Perhaps the greatest point in Mars research right currently is understanding the historical backdrop of water in the world. Researchers realize that there was once bountiful fluid water on its surface, however presently all that water has vanished and the planet is bone-dry. The last water on Mars’ surface today is as water ice close to its posts or in profound ravines. To get what befallen all the water which was available billions of years prior, scientists are attempting to sort out a land history of the planet.
Most scientists felt that the water on Mars dissipated around 3 billion years prior, however new examination is scrutinizing this figure. Late information from NASA’s Mars Reconnaissance Orbiter (MRO) proposes that there might have been water on Mars as of late as 2 billion years prior, meaning we might need to re-design how we might interpret the planet’s set of experiences.
The researchers used data from the MRO to look at salt deposits that were left behind when water evaporated. They looked for these deposits in areas with impact craters caused by asteroid impacts, which can be used for dating as more craters generally mean older terrain. By combining information about the number of craters and the extent of salt deposits, they could estimate the date of water evaporation.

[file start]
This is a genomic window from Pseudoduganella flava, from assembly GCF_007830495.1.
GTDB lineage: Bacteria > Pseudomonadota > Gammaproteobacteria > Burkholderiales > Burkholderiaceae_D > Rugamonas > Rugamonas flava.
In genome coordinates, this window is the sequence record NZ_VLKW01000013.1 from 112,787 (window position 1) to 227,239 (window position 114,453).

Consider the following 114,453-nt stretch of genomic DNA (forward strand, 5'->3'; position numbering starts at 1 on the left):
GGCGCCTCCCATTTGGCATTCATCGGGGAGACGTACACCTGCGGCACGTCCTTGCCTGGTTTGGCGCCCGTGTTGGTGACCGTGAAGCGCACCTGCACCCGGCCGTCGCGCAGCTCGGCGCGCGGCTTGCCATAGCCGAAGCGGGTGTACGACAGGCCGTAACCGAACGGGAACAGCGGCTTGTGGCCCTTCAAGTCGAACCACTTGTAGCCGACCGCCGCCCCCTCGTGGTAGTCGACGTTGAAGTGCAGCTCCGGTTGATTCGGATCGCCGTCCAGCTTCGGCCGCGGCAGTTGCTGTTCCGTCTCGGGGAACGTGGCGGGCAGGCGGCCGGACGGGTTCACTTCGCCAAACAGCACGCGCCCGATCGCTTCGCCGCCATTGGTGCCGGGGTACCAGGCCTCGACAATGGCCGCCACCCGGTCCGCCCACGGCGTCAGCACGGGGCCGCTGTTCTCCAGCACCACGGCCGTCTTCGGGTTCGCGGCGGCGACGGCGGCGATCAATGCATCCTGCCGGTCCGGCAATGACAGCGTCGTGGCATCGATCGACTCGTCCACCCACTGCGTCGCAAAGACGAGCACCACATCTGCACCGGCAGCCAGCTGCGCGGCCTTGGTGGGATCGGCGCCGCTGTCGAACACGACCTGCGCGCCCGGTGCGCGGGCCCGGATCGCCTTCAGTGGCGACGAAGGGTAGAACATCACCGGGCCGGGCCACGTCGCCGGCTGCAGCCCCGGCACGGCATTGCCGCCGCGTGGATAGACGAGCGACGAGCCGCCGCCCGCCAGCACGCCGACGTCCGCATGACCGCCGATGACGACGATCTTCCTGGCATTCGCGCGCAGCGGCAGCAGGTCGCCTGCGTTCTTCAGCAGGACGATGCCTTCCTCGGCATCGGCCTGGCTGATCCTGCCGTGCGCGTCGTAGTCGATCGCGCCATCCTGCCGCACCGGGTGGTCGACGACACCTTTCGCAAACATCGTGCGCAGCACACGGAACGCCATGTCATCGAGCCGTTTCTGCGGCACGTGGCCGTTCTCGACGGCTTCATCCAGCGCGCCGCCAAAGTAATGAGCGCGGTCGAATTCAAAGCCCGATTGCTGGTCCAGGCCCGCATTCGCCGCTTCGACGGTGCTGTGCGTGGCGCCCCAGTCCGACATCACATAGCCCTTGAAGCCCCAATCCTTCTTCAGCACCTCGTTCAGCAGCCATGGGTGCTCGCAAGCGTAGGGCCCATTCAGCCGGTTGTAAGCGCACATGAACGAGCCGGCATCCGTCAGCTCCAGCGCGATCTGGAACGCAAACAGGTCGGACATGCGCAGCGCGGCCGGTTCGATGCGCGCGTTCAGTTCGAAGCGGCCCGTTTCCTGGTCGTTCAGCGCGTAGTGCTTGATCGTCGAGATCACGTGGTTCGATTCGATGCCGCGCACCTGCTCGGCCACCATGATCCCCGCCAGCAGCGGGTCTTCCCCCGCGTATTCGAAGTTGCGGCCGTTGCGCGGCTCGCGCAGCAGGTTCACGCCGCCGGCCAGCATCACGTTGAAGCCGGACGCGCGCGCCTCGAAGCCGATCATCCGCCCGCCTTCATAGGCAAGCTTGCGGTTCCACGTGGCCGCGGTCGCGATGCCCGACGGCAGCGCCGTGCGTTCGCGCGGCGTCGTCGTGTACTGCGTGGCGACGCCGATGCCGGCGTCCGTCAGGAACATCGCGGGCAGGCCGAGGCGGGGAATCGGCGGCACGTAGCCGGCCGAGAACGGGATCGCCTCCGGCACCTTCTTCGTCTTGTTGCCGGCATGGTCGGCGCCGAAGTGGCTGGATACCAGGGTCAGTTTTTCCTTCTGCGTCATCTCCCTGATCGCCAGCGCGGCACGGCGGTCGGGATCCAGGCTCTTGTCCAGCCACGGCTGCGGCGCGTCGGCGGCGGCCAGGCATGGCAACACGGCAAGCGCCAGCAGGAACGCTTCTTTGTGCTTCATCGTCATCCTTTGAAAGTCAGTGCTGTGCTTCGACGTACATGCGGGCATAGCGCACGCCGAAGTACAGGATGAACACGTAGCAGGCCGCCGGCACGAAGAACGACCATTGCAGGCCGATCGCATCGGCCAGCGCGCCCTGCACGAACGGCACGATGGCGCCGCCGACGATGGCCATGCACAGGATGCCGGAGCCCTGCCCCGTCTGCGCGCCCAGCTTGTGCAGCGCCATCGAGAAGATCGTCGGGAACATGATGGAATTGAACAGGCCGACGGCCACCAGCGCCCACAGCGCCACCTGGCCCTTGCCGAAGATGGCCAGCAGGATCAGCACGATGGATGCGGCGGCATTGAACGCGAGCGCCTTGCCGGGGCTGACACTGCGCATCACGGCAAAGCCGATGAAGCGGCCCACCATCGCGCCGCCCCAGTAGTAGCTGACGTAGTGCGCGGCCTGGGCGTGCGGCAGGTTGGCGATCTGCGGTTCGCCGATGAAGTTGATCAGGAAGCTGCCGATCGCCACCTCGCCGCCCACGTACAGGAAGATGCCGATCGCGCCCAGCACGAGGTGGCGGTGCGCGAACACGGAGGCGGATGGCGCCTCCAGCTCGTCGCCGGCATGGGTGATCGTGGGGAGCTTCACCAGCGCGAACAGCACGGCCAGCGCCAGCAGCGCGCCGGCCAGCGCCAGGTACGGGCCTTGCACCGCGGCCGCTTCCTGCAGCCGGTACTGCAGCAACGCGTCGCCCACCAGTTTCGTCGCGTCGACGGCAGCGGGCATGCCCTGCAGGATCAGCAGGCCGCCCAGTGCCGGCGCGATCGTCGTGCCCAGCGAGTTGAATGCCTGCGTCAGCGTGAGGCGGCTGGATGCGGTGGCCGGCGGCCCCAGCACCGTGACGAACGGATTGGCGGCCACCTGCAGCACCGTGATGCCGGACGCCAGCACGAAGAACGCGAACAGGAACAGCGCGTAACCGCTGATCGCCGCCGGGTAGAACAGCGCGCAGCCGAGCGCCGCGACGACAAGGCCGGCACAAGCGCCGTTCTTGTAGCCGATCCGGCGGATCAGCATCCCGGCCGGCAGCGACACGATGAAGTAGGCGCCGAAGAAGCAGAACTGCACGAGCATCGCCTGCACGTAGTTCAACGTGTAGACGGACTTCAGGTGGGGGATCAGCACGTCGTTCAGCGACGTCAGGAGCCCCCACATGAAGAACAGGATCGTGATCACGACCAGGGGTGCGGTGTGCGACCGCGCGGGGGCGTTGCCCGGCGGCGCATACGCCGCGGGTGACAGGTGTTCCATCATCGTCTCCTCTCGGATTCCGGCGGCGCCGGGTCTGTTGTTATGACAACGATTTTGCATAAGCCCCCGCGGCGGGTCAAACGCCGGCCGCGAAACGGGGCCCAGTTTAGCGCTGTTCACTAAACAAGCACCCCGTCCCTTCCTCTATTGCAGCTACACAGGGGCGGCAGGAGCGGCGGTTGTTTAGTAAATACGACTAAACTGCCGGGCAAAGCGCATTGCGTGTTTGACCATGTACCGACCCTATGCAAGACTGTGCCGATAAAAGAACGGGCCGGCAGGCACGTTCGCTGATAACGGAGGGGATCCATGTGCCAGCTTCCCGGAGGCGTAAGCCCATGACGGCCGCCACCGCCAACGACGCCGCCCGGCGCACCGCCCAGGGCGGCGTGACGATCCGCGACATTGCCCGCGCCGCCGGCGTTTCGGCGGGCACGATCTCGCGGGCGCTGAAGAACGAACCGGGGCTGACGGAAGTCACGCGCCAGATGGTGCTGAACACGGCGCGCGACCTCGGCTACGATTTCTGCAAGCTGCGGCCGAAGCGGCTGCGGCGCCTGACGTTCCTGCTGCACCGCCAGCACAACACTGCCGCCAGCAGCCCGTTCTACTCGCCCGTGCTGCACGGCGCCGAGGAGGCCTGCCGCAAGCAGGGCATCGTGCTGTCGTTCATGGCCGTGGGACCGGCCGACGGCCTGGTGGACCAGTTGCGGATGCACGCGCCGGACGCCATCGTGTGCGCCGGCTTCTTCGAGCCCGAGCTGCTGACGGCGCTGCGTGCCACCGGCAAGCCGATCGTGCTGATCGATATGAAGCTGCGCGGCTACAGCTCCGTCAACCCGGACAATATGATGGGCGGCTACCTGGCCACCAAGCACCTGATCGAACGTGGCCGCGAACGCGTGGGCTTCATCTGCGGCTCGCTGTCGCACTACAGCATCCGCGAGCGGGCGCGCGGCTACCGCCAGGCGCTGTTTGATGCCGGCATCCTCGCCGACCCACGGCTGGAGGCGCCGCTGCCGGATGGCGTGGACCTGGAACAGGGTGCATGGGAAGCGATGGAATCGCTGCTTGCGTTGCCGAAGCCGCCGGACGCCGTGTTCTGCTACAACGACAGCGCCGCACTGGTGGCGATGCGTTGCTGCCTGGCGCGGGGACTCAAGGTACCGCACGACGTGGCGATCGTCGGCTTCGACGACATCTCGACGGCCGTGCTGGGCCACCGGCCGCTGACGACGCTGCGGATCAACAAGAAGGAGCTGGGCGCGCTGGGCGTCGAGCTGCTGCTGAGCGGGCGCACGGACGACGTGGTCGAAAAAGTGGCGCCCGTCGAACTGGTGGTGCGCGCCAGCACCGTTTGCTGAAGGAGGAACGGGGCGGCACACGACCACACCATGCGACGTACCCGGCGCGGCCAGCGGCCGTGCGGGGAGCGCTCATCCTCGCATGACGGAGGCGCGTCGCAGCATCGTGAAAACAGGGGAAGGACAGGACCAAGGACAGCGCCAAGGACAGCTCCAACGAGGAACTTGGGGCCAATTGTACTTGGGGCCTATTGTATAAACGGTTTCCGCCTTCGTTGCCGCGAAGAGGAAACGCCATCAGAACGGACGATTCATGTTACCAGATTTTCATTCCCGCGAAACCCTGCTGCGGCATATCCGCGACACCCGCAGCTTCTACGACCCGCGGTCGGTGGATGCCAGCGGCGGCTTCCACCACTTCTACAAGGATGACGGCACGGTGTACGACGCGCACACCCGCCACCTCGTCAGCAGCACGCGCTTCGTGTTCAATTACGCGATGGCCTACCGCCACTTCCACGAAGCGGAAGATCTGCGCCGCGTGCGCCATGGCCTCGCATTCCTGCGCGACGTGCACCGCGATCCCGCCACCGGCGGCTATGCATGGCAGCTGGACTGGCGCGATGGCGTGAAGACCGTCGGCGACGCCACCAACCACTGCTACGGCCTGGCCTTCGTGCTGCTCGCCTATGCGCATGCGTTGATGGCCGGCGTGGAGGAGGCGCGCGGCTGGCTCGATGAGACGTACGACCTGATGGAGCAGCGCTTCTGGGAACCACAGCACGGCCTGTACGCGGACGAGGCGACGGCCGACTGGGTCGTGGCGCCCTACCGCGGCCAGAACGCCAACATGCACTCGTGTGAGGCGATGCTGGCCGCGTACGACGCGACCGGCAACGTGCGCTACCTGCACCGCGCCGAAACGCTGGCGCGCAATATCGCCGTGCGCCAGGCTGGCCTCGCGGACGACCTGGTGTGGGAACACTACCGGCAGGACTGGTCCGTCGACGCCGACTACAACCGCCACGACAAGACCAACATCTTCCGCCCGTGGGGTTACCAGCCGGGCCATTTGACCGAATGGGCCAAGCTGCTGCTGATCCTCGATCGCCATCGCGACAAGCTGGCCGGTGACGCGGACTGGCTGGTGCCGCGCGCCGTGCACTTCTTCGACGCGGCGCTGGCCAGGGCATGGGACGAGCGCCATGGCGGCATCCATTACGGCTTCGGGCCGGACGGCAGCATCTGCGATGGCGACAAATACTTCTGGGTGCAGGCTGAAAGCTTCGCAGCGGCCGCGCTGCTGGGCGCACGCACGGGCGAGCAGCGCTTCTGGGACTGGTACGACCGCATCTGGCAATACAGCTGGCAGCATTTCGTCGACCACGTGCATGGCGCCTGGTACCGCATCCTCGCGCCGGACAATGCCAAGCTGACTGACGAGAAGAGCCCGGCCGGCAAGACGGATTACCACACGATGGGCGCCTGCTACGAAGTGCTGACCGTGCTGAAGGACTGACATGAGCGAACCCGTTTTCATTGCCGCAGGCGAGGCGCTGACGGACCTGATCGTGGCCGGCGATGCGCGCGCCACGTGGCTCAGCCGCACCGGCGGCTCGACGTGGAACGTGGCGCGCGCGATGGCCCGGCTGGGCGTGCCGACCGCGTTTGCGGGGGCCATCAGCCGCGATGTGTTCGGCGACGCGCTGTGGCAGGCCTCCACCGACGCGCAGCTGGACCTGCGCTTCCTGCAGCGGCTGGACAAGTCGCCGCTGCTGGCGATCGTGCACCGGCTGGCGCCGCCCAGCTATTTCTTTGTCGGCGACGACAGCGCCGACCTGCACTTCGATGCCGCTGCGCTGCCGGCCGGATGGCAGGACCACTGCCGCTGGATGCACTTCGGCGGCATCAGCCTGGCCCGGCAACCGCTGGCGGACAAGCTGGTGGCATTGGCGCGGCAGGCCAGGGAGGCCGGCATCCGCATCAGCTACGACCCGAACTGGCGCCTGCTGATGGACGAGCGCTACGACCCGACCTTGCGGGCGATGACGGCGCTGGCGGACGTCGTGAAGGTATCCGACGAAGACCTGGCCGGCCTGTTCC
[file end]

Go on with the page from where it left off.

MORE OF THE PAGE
“What is amazing is that after more than a decade of providing high-resolution image, stereo, and infrared data, MRO has driven new discoveries about the nature and timing of these river-connected ancient salt ponds,” said Bethany Ehlmann, deputy principal investigator for MRO’s Compact Reconnaissance Imaging Spectrometer for Mars instrument, in a statement.
MRO has been capturing high-resolution images of the Mars surface since it arrived at the planet in 2006, and it continues to provide more data to help understand the planet.
“Part of the value of MRO is that our view of the planet keeps getting more detailed over time,” said Leslie Tamppari, the mission’s deputy project scientist at JPL. “The more of the planet we map with our instruments, the better we can understand its history.”
The research is published in the journal AGU Advances.
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